Days after Greece’s top administrative court ordered authorities to reinstate state broadcaster ERT, the country’s fragile government coalition is struggling to agree on terms for turning television and radio signals back on.
Greek state broadcaster ERT’s television and radio remains off-the-air two days after the country’s top administrative court ordered the government to reverse its decision to shut down the company.
Despite the ruling, Greece’s fragile governing coalition is struggling to agree on terms for ERT to re-open.
Prime Minister Antonis Samaras switched off ERT and fired its 2,600 staff last week to meet a public sector layoffs target set by Greece’s lenders, promising to inaugurate a more efficient and less expensive broadcaster at a later date.
However, he faced uproar both at home and abroad, with critics saying he was trampling on democratic institutions and coalition partners threatening to push for new elections.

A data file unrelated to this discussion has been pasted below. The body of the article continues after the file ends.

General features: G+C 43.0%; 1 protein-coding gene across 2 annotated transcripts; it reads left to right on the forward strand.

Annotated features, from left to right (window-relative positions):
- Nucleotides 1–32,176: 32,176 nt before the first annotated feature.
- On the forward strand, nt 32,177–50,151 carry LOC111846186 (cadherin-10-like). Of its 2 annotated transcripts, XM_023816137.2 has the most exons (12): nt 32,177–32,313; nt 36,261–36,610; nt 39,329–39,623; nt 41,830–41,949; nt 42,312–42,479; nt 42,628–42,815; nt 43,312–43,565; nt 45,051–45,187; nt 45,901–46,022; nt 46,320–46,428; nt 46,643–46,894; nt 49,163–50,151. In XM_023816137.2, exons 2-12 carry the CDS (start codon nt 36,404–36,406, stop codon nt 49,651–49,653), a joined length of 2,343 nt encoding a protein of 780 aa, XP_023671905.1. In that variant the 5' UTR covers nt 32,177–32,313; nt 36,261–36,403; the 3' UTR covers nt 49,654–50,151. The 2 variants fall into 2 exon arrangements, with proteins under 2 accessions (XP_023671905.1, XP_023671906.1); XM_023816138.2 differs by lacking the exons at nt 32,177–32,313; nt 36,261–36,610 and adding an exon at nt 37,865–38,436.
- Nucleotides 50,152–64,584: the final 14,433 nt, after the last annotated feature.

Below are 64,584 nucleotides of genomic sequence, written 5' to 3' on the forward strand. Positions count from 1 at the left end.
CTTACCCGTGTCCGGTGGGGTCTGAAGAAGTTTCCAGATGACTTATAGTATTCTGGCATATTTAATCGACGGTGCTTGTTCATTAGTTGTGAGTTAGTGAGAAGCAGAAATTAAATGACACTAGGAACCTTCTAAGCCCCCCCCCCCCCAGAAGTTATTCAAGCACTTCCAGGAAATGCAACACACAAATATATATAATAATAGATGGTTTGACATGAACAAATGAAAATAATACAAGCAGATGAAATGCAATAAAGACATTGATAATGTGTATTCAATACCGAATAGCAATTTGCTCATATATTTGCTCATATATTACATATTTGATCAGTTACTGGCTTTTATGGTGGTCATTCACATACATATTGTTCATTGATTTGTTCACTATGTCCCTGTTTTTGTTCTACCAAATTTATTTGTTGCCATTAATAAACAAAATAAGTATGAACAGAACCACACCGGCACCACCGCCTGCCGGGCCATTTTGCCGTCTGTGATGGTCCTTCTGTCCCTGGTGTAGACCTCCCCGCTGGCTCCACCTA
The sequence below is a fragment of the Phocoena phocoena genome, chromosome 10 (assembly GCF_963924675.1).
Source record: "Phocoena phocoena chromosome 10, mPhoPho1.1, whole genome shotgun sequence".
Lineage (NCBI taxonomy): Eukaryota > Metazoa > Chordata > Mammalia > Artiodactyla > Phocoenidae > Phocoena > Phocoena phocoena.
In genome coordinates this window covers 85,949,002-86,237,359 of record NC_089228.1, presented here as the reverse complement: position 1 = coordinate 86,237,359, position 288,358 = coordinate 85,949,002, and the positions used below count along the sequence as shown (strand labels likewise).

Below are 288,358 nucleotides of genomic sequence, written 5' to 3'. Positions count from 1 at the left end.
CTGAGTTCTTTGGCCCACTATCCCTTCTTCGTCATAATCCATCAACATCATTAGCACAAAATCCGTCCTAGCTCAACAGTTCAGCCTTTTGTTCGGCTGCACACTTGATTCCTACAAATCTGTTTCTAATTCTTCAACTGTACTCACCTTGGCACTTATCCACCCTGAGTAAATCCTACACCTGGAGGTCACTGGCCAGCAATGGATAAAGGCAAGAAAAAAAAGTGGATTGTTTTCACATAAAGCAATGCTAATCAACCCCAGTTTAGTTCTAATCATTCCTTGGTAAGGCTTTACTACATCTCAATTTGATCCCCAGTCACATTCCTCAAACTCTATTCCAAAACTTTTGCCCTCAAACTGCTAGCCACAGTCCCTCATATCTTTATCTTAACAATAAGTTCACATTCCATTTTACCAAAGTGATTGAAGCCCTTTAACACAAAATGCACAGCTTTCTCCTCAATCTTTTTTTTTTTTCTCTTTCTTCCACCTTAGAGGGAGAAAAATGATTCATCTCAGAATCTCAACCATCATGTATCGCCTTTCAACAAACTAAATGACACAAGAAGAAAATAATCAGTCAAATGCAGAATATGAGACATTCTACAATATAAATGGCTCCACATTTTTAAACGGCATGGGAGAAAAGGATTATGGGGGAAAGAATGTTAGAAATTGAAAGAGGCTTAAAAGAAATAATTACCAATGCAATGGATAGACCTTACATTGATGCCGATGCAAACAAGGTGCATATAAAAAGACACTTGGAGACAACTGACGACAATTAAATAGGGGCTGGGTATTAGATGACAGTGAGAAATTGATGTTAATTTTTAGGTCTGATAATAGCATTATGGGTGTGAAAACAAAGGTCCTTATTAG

It appears the court decision helped avoid dangerous early elections, but differences over how the ruling should be implemented persist.
Which way forward?
The Council of State said the government had the right to shut down ERT with the purpose of setting up a new, leaner successor. But the ruling added that a new, transitional broadcaster must immediately resume programmes.
Left-leaning coalition partners insist that ERT must immediately go back to its original 24-hour broadcasts schedule.
For its part, Samaras’ administration is working on a plan to get a fraction of news broadcasts back on the air temporarily, according to the Athens News Agency.
The government’s plan involves hiring some 30 journalists to produce three news bulletins a day for two months, until the new public broadcaster is rebuilt, ANA said.
Samaras will hold a crucial meeting with his coalition partners on Wednesday in an effort to unblock the impasse.
He has thus far refused to reinstate ERT under its previous format, claiming that the company cost 300 million euros annually and delivered poor ratings that were less than half of its private competitors.
The prime minister is under pressure by Greece's bailout lenders to meet the terms of a massive 240-billion-euro bailout for the debt-stricken country.
(FRANCE24 with wires)
Date created : 2013-06-19